Background Psoriasis is an important clinical feature in spondyloarthritis. However, the influence of psoriasis on the clinical, functional and imaging features of patients with inflammatory back pain (IBP) related to spondyloarthritis is not known.
Objectives To determine the prevalence of psoriasis and its impact in patients with recent IBP suggestive of spondyloarthritis.
Methods The prevalence of psoriasis was determined in 692 patients (mean age 33.3±8.5 years, 53.8% female, 58.3% human leucocyte antigen B27 positive) included in the DESIR cohort. Demographic characteristics, imaging features and blood tests of patients with and without psoriasis were compared.
Results The prevalence of psoriasis was 16.6%. Patients with rather than without psoriasis more often presented with enthesitis (59.1% vs 47.5%; p=0.02) and had more active disease (BASDAI 4.8±1.8 vs 4.4±2.0; p=0.05) and poorer functional status (BASFI 3.6±2.2 vs 3.0±2.3; p=0.006; SF-36 (physical function) 61.9±24.4 vs 66.9±24.9; p=0.04). Patients with psoriasis showed higher levels of C-reactive protein (p=0.02), total cholesterol (p=0.01) and triglycerides (p=0.02). The two groups did not differ in structural changes as assessed by standard x-rays or MRI at the spinal and sacroiliac levels. However, ultrasonography of the Achilles tendon revealed psoriasis associated with bone erosions (p=0.0003) and abnormal vascularisation (p=0.04). Multivariate regression analysis revealed BASFI score (p=0.03), cholesterol level (p=0.02), dactylitis (p=0.0006) and family history of psoriasis (p<0.0001) as independent predictors of psoriasis.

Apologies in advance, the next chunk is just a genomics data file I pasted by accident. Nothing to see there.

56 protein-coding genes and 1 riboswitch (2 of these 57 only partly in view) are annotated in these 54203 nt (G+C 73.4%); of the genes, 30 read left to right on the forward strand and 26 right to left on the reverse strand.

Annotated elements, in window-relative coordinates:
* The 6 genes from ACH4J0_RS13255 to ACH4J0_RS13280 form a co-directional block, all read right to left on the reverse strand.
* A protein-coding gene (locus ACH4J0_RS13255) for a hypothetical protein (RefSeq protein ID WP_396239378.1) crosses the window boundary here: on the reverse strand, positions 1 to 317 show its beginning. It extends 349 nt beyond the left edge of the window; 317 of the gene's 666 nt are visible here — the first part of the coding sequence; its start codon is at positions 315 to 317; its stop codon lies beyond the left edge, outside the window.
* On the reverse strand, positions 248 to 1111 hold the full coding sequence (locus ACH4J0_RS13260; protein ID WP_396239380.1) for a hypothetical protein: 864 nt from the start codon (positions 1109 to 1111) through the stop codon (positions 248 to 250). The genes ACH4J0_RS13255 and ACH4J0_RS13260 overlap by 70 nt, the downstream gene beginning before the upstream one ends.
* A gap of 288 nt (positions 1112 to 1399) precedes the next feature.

Conclusions In patients with recent IBP suggestive of spondyloarthritis, psoriasis is associated with active axial disease and frequent concomitant enthesopathy and dactylitis.
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Competing interests None.
Funding This study received funding from the Programme Hospitalier de Recherche Clinique with the Assistance Publique – Hôpitaux de Paris as the sponsor. This work was also funded by the Association Rheumatisme et Travail, Rheumatology Department, Lariboisière Hospital, Paris, France.
Ethics approval This study was approved by the French Departmental Directorate of Health and Social Affairs (Directeur Départemental des Affaires Sanitaires et Sociales) and received approval from the ethics committees.
Patient Consent Obtained.
Provenance and peer review Not commissioned; externally peer reviewed.
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